- Mitch McConnell said some GOP candidates winning primaries might ruin the party’s midterm chances.
- He said it was “actually possible” for the GOP to lose, despite the Democratic Party’s problems.
- “You can’t nominate somebody who’s just sort of unacceptable to a broader group of people and win,” he said.
Senate Minority Leader Mitch McConnell said on Tuesday that it was still possible that the Republican Party might lose the midterms if it were to field a slate of “unacceptable” candidates in key races.
Speaking at an event hosted by the Kentucky Chamber of Commerce on Tuesday, McConnell said that the GOP’s chances of wresting back control in the Senate were good, barring wildcard candidates that could mess up the party’s chances.
McConnell said that the 1994 elections were the best year the Republicans had seen and said he thought the atmosphere moving into this year’s midterms “is better than it was in 1994.”
“From an atmospheric point of view, it’s a perfect storm of problems for the Democrats because it’s an entirely Democratic government,” McConnell said. “Which leads you to ask the question: ‘How could you screw this up?’ It’s actually possible. And we’ve had some experience with that in the past.”
“In the Senate, if you look at where we have to compete in order to get into a majority, there are places that are competitive in the general election,” McConnell added.”So you can’t nominate somebody who’s just sort of unacceptable to a broader group of people and win.”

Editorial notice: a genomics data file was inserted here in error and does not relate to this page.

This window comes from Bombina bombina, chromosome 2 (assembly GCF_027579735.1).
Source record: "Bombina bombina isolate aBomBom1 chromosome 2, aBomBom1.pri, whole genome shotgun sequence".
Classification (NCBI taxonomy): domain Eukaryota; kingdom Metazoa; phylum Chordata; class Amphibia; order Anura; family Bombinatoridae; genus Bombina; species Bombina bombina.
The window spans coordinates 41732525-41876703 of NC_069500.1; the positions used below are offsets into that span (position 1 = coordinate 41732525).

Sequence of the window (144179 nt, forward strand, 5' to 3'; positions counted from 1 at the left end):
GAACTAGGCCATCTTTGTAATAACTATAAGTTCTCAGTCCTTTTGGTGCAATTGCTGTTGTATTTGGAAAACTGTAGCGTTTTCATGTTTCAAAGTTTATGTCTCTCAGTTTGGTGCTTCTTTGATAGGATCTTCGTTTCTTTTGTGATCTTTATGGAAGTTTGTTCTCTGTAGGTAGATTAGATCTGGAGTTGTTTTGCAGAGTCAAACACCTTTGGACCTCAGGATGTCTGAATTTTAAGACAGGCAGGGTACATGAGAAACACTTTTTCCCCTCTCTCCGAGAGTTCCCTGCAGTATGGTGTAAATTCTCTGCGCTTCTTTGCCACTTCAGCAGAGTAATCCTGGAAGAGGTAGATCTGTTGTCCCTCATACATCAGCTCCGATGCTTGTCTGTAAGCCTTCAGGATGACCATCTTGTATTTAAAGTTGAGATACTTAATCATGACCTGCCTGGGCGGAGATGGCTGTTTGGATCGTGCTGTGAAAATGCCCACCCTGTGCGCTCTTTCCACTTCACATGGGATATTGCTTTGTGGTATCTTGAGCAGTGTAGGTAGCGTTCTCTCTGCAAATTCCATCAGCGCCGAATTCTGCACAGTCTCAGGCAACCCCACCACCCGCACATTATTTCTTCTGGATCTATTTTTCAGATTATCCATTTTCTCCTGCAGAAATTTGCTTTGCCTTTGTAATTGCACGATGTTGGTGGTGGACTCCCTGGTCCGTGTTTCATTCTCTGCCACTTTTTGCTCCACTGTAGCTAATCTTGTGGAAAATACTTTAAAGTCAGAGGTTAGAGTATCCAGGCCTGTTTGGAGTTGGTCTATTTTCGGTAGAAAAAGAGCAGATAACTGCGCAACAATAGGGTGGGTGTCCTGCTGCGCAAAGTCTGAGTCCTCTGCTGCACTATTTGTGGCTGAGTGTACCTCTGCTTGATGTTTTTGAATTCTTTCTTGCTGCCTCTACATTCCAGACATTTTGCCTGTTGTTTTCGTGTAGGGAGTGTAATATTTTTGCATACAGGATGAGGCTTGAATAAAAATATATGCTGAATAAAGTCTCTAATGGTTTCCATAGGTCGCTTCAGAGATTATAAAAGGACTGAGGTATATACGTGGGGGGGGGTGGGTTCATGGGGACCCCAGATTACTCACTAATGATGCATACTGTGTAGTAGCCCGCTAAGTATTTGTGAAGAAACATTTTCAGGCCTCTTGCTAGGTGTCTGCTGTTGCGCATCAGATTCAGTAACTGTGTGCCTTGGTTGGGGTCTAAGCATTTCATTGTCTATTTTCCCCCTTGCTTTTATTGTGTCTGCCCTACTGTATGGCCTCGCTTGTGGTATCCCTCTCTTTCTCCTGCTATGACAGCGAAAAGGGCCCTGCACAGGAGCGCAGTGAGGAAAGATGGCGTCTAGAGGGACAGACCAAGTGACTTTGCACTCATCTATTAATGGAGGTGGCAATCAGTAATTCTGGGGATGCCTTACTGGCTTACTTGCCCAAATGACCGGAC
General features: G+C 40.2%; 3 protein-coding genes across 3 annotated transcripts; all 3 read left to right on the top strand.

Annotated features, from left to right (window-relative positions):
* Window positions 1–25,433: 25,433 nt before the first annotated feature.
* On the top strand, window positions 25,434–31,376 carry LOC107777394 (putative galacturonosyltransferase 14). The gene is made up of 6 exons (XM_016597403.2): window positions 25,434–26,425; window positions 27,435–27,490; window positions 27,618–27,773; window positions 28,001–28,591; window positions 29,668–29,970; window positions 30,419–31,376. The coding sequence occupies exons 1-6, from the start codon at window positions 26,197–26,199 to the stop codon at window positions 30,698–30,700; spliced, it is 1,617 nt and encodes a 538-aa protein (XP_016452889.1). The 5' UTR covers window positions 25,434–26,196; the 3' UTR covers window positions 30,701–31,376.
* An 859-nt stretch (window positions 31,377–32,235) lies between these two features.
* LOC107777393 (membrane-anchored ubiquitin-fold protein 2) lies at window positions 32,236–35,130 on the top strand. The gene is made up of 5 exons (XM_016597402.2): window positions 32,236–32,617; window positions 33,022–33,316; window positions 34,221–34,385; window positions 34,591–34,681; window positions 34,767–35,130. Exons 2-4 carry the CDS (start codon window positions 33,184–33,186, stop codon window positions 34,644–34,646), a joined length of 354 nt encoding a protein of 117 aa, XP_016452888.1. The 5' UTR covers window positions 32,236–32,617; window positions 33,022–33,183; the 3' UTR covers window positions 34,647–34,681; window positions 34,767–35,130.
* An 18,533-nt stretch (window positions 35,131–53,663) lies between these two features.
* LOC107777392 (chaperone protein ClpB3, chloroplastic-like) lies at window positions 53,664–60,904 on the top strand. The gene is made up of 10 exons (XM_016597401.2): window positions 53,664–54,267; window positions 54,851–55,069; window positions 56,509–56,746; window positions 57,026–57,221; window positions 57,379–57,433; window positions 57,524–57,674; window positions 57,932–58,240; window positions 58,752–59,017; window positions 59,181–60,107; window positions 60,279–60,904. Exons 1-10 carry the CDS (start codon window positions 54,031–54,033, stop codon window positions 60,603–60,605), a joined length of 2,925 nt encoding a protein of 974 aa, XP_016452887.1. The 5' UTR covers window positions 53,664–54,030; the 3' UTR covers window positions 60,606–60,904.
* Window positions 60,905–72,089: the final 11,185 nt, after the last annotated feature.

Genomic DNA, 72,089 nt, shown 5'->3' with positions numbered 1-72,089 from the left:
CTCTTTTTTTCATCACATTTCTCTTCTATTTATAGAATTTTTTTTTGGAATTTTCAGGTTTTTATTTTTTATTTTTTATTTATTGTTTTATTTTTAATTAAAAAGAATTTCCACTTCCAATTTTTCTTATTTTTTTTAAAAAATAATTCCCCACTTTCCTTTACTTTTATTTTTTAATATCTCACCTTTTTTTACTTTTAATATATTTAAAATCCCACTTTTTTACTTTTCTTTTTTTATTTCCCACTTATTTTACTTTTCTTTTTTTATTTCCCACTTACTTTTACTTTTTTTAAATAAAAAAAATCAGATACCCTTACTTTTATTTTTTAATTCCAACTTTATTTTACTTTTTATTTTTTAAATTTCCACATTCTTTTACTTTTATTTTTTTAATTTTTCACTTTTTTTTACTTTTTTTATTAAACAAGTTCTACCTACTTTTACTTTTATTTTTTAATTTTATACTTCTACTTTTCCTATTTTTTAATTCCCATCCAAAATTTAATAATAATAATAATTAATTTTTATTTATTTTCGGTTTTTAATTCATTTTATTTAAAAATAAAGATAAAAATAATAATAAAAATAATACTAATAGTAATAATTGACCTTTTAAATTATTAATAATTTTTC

He added that in the past there had been instances of “bizarre people” that got through the primary elections but whose chances at winning seats fizzled out by November when the midterms swung around.
“So far, I’m optimistic that in the places that are going to determine who the next majority leader is, we’re going to have fully electable nominees,” McConnell said, highlighting states like Georgia, Arizona, Missouri, Nevada, Pennsylvania, North Carolina, New Hampshire, and Ohio.
“Having fully-electable nominees is critical from the Senate,” he said.
The GOP currently holds the minority in the Senate but needs just one additional seat to move the current 50-50 balance in its favor.
McConnell did not say who he thought would be “unacceptable” as a Senate candidate. However, former President Trump drew the ire of some conservatives by endorsing Mehmet Oz — better known as Dr. Oz — in his race to become a Pennsylvania senator.
Some Trump-backed candidates like Pennsylvania Senate candidate Sean Parnell and Missouri Senate candidate Eric Greitens have had scandal-plagued runs. Parnell suspended his campaign after facing domestic abuse allegations from his estranged wife, while Greitens is currently fending off allegations of physical abuse made by his ex-wife.
In February, the New York Times reported that McConnell was quietly working behind the scenes to try to ensure some candidates backed by Trump, whom he was said to have called “goofballs,” didn’t win their Senate primaries.